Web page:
We are in the latter stages of the debt death spiral where debt and interest payments can only be made by adding more debt. This process has a sure ending. Like the flush of a toilet, the spiral goes faster and faster until it finally ends. [Let me put forth just how serious the problem is.] Words: 431
At the risk of looking/sounding like some crazed religious fanatic usually seen carrying a sign or proclaiming: “Repent, the end is near,” I shall avoid the word “repent”. To me, the rest of that proclamation appears accurate and reasonable, at least with regard to our economic condition. [Let me explain:] Words: 1896
This short video – on the unsustainability of government spending – should be watched by everyone, including those not yet old enough to vote. It should be shown in every high school and college classroom. Anyone that cannot understand this presentation should not be allowed out without a guardian.
Our civilization would not be able to handle such a transition from an expansionary credit based economy where goods and services were readily available into a paradigm of credit contraction, supply shortages and destitution and this is what is coming. There is no way to prevent it – only to defer it until a later date – and that day will soon be upon us. Words: 590
The outcome of the election of 2012 will [only] determine the rate of speed at which we approach the [financial] cliff [because] neither political alternative is willing to change course, to steer away from the cliff. The cliff is so high that whether we go over it at 200 mph (Obama) or whether we merely slip over the edge (Romney), the end result is the same — fatal for the economy and perhaps our entire political system. It is the fall that will kill us. [This article explains why that is going to be the case.] Words: 1135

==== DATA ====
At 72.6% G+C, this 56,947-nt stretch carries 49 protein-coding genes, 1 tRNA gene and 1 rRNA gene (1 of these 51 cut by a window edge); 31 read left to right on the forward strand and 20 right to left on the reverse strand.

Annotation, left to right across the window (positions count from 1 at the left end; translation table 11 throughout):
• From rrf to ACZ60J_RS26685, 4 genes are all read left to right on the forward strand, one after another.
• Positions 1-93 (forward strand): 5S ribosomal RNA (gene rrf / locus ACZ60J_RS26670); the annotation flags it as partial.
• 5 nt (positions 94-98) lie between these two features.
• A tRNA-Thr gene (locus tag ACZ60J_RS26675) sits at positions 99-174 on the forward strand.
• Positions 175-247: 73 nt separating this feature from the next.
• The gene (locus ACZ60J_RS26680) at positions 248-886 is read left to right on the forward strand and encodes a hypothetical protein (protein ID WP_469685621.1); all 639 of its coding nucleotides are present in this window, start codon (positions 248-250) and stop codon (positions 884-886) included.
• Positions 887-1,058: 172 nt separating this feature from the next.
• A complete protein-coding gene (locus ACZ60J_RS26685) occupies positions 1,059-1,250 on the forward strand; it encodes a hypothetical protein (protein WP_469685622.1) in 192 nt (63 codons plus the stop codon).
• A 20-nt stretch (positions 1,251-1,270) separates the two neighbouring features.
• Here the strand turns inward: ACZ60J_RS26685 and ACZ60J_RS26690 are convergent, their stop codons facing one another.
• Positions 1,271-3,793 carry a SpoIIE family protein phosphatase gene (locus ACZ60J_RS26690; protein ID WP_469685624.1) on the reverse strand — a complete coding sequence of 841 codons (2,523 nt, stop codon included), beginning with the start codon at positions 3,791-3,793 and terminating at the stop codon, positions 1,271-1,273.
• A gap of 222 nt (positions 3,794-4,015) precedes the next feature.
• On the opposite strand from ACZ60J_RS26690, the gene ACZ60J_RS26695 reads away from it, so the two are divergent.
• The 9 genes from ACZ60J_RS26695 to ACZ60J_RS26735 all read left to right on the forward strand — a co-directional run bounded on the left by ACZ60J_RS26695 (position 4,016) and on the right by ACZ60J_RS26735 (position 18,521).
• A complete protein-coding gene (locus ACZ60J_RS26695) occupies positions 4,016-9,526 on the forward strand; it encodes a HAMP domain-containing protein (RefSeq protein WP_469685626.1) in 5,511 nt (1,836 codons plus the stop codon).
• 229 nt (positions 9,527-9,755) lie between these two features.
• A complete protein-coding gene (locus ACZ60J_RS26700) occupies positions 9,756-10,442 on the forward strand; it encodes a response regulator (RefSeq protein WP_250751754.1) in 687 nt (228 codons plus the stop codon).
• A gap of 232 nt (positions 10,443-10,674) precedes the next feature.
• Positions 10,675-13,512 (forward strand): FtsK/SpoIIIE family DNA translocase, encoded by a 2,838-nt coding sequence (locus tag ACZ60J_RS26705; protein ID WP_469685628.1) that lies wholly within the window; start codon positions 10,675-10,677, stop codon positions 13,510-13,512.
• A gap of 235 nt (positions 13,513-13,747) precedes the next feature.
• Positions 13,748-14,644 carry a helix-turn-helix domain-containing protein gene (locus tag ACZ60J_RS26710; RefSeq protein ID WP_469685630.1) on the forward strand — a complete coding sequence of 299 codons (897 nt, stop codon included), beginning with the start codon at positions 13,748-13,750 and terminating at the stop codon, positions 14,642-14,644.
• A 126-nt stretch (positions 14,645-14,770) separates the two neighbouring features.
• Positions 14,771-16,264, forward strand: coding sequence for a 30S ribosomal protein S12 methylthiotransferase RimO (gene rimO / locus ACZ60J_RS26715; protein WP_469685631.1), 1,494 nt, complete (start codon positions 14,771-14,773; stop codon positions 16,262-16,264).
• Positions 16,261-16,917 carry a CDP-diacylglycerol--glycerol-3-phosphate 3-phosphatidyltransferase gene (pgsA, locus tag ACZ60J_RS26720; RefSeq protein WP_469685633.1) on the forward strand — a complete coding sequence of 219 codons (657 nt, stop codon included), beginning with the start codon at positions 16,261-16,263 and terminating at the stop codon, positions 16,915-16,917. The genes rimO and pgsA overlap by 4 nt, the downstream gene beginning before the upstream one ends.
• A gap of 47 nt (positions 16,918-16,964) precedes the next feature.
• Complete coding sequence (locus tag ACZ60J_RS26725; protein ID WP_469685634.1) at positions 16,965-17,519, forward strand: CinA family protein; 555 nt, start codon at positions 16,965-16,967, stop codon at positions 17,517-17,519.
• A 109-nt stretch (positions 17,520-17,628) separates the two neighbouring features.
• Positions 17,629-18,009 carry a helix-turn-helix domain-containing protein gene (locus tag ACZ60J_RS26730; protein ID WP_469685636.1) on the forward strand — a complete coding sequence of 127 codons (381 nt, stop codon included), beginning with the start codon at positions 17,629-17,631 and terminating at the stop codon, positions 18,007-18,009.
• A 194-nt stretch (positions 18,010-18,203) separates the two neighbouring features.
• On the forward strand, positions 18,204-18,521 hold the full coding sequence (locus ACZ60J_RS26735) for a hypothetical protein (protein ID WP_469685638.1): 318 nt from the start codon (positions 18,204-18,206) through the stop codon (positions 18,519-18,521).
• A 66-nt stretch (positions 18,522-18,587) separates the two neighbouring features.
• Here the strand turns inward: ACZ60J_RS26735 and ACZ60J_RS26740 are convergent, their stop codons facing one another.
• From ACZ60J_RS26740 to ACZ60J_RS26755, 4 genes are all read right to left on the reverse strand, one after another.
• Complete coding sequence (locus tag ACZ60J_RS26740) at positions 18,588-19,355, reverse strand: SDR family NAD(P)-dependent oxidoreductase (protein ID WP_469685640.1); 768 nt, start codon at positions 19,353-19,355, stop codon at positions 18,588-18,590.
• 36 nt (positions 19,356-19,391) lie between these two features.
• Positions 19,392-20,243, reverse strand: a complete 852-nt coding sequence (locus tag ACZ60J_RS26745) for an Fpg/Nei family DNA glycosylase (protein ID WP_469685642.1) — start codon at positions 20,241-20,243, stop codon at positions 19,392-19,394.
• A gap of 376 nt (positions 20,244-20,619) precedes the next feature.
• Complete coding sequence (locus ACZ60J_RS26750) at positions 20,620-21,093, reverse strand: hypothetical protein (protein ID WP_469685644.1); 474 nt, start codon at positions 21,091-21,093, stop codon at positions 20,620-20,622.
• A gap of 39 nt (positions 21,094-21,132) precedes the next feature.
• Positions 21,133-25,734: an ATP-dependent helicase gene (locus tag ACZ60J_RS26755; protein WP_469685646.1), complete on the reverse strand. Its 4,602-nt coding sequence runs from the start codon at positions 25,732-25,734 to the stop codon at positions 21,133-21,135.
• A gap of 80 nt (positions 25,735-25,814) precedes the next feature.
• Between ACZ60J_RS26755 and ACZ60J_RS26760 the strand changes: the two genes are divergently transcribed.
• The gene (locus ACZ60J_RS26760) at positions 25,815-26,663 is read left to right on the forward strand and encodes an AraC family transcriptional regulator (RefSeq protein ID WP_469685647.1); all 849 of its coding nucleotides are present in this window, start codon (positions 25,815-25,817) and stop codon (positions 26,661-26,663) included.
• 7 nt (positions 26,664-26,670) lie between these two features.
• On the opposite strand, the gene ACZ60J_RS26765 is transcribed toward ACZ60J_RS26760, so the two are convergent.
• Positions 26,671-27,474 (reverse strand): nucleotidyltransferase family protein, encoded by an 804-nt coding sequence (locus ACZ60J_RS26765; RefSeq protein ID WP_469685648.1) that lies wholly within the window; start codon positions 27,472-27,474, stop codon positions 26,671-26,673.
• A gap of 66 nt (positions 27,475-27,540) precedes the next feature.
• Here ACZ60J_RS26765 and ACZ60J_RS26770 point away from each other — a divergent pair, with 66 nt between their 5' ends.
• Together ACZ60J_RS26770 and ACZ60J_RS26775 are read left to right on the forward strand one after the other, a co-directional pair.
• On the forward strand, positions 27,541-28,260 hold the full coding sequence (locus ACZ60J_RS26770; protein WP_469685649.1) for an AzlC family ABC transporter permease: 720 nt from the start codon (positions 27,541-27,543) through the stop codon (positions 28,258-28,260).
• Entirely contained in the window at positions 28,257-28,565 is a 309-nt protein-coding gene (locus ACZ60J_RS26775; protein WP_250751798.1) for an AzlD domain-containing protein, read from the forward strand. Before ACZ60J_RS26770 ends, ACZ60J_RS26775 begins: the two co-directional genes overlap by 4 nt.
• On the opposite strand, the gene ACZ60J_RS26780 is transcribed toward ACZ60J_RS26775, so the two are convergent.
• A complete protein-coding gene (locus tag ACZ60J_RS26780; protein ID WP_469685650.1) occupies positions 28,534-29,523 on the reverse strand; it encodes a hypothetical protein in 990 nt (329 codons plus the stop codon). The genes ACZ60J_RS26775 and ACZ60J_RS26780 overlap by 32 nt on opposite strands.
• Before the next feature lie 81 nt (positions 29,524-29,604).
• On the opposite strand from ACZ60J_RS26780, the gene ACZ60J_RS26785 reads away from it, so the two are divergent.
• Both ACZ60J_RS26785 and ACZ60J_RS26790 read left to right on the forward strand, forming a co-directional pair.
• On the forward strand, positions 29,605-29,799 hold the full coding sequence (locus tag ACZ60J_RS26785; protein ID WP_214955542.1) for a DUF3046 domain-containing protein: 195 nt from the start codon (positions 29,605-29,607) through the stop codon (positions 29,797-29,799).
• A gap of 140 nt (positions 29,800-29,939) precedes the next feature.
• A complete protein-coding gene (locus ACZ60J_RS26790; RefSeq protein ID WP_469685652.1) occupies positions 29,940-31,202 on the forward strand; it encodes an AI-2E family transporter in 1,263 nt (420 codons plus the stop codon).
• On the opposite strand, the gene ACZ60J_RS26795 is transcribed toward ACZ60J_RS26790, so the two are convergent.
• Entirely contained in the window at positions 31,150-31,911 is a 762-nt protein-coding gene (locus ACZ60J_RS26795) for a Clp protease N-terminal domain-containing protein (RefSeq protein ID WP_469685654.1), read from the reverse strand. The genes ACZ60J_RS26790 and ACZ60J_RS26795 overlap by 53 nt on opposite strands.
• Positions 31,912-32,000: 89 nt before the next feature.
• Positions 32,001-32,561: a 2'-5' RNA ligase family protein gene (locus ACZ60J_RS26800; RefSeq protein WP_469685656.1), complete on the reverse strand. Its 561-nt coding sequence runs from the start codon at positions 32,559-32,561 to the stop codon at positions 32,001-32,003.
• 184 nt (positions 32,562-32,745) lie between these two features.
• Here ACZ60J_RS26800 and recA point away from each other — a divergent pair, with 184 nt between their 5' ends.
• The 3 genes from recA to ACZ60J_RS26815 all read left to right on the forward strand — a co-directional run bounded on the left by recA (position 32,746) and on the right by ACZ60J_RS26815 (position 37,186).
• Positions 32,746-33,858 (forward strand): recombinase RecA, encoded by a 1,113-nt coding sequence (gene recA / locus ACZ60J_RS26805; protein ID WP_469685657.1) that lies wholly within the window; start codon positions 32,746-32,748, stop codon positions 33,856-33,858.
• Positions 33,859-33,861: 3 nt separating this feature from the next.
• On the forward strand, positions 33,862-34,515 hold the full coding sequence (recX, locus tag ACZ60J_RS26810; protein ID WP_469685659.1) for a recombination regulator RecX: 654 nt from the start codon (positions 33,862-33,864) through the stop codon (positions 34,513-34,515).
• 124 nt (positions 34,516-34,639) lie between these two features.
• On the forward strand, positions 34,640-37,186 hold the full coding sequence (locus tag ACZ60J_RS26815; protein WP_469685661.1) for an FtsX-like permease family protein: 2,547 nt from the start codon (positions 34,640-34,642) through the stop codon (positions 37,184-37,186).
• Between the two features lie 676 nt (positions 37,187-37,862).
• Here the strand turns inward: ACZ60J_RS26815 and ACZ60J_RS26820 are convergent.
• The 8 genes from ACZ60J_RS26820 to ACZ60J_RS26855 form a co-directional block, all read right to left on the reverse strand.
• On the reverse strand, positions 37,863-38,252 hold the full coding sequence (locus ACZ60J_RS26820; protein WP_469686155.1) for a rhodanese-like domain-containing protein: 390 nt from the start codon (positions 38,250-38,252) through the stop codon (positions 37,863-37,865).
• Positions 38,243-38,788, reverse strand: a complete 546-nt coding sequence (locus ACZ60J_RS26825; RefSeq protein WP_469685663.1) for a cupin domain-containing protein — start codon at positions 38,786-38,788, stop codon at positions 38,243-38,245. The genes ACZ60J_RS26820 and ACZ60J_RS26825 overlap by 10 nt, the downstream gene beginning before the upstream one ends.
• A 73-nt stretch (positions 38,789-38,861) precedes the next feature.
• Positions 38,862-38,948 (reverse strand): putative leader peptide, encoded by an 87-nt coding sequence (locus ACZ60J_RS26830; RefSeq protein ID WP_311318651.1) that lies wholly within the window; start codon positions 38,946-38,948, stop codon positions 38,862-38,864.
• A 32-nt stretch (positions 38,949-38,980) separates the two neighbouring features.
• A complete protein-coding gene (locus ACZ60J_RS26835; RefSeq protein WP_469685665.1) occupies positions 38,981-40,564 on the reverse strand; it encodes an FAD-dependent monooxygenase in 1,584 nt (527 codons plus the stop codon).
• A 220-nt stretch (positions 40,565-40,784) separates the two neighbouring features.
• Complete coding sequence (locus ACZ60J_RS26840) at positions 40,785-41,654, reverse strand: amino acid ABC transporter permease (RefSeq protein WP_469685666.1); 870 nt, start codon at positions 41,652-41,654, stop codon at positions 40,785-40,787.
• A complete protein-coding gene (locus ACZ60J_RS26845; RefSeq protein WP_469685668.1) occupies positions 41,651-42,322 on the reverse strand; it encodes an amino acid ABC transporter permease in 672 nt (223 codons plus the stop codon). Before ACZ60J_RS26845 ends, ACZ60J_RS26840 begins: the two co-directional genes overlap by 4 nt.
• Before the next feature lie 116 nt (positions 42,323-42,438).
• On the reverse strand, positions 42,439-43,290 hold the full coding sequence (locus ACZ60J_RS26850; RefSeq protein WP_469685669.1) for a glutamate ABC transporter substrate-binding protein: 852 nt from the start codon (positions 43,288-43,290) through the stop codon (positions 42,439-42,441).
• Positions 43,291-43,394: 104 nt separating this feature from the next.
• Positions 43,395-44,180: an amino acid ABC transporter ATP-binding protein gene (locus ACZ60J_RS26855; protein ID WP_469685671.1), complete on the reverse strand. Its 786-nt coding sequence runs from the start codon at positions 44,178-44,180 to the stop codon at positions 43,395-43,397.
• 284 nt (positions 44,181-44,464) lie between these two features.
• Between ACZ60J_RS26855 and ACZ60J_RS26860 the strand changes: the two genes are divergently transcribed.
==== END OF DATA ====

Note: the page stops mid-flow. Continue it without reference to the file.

The deficits aren’t going to stop anytime soon. The debt mountain will keep growing…Obviously, the debt can’t keep growing faster than the economy forever, but the people in charge do seem determined to find out just how far they can push things….The only way for the politicians to buy time will be through price inflation, to reduce the real burden of the debt, and whether they admit it or not, inflation is what they will be praying for….[and] the Federal Reserve will hear their prayer. When will the economy reach the wall toward which it is headed? Not soon, I believe, but in the meantime there will be plenty of excitement. [Let me explain what I expect to unfold.] Words: 1833
…The US Government and its catastrophic fiscal morass are now viewed by the world as a ‘safe haven’. This would easily qualify for a comedy shtick if it weren’t so serious….[but] the establishment is thrilled with these developments because it helps maintain the status quo of the dollar standard era. However, there are some serious ramifications that few are paying attention to and are getting almost zero coverage from traditional media. [Let me explain what they are.] Words: 1150